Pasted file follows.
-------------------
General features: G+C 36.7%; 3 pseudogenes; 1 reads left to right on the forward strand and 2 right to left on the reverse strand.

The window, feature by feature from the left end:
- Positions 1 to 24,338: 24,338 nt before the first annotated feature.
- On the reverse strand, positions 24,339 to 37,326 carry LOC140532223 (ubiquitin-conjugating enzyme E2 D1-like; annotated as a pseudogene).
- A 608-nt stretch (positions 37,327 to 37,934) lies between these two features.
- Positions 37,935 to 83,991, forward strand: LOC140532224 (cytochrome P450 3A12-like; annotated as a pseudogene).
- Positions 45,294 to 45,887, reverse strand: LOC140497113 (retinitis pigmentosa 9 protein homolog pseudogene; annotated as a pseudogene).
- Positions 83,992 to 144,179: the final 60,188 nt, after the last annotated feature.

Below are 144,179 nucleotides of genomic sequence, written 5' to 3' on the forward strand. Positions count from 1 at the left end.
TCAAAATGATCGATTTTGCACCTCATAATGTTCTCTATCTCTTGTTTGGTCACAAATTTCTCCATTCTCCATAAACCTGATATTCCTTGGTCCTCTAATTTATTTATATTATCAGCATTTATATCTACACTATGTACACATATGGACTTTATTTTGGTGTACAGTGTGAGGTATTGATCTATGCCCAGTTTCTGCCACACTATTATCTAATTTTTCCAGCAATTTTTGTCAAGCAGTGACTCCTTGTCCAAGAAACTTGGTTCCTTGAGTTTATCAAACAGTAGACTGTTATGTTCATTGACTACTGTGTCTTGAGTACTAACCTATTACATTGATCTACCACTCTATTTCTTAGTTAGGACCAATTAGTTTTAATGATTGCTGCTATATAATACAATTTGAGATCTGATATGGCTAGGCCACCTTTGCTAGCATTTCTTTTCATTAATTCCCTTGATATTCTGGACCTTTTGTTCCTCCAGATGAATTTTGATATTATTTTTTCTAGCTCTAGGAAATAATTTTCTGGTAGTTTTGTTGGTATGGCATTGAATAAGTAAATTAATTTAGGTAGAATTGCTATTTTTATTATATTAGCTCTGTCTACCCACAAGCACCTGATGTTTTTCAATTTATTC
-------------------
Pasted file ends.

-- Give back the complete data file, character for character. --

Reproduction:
General features: G+C 36.7%; 3 pseudogenes; 1 reads left to right on the forward strand and 2 right to left on the reverse strand.

The window, feature by feature from the left end:
- Positions 1 to 24,338: 24,338 nt before the first annotated feature.
- On the reverse strand, positions 24,339 to 37,326 carry LOC140532223 (ubiquitin-conjugating enzyme E2 D1-like; annotated as a pseudogene).
- A 608-nt stretch (positions 37,327 to 37,934) lies between these two features.
- Positions 37,935 to 83,991, forward strand: LOC140532224 (cytochrome P450 3A12-like; annotated as a pseudogene).
- Positions 45,294 to 45,887, reverse strand: LOC140497113 (retinitis pigmentosa 9 protein homolog pseudogene; annotated as a pseudogene).
- Positions 83,992 to 144,179: the final 60,188 nt, after the last annotated feature.

Below are 144,179 nucleotides of genomic sequence, written 5' to 3' on the forward strand. Positions count from 1 at the left end.
TCAAAATGATCGATTTTGCACCTCATAATGTTCTCTATCTCTTGTTTGGTCACAAATTTCTCCATTCTCCATAAACCTGATATTCCTTGGTCCTCTAATTTATTTATATTATCAGCATTTATATCTACACTATGTACACATATGGACTTTATTTTGGTGTACAGTGTGAGGTATTGATCTATGCCCAGTTTCTGCCACACTATTATCTAATTTTTCCAGCAATTTTTGTCAAGCAGTGACTCCTTGTCCAAGAAACTTGGTTCCTTGAGTTTATCAAACAGTAGACTGTTATGTTCATTGACTACTGTGTCTTGAGTACTAACCTATTACATTGATCTACCACTCTATTTCTTAGTTAGGACCAATTAGTTTTAATGATTGCTGCTATATAATACAATTTGAGATCTGATATGGCTAGGCCACCTTTGCTAGCATTTCTTTTCATTAATTCCCTTGATATTCTGGACCTTTTGTTCCTCCAGATGAATTTTGATATTATTTTTTCTAGCTCTAGGAAATAATTTTCTGGTAGTTTTGTTGGTATGGCATTGAATAAGTAAATTAATTTAGGTAGAATTGCTATTTTTATTATATTAGCTCTGTCTACCCACAAGCACCTGATGTTTTTCAATTTATTC